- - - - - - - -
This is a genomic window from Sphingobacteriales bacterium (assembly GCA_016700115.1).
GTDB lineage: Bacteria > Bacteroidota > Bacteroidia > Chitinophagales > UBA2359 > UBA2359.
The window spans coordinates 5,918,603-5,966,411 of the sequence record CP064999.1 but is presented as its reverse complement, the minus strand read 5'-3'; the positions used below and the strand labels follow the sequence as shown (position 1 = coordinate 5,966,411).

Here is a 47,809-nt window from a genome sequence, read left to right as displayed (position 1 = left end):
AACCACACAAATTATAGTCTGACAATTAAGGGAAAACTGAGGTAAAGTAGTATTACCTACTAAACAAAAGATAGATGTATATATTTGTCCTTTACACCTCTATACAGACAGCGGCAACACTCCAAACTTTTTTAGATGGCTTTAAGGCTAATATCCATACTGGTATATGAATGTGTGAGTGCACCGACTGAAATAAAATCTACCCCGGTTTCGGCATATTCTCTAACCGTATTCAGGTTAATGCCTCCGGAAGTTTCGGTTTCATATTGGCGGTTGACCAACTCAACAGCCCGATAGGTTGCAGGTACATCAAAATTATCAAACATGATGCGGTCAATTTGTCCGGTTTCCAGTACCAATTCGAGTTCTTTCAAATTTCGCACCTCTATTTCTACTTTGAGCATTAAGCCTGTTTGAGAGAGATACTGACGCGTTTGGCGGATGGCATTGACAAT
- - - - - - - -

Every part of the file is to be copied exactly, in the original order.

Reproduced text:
This is a genomic window from Sphingobacteriales bacterium (assembly GCA_016700115.1).
GTDB lineage: Bacteria > Bacteroidota > Bacteroidia > Chitinophagales > UBA2359 > UBA2359.
The window spans coordinates 5,918,603-5,966,411 of the sequence record CP064999.1 but is presented as its reverse complement, the minus strand read 5'-3'; the positions used below and the strand labels follow the sequence as shown (position 1 = coordinate 5,966,411).

Here is a 47,809-nt window from a genome sequence, read left to right as displayed (position 1 = left end):
AACCACACAAATTATAGTCTGACAATTAAGGGAAAACTGAGGTAAAGTAGTATTACCTACTAAACAAAAGATAGATGTATATATTTGTCCTTTACACCTCTATACAGACAGCGGCAACACTCCAAACTTTTTTAGATGGCTTTAAGGCTAATATCCATACTGGTATATGAATGTGTGAGTGCACCGACTGAAATAAAATCTACCCCGGTTTCGGCATATTCTCTAACCGTATTCAGGTTAATGCCTCCGGAAGTTTCGGTTTCATATTGGCGGTTGACCAACTCAACAGCCCGATAGGTTGCAGGTACATCAAAATTATCAAACATGATGCGGTCAATTTGTCCGGTTTCCAGTACCAATTCGAGTTCTTTCAAATTTCGCACCTCTATTTCTACTTTGAGCATTAAGCCTGTTTGAGAGAGATACTGACGCGTTTGGCGGATGGCATTGACAAT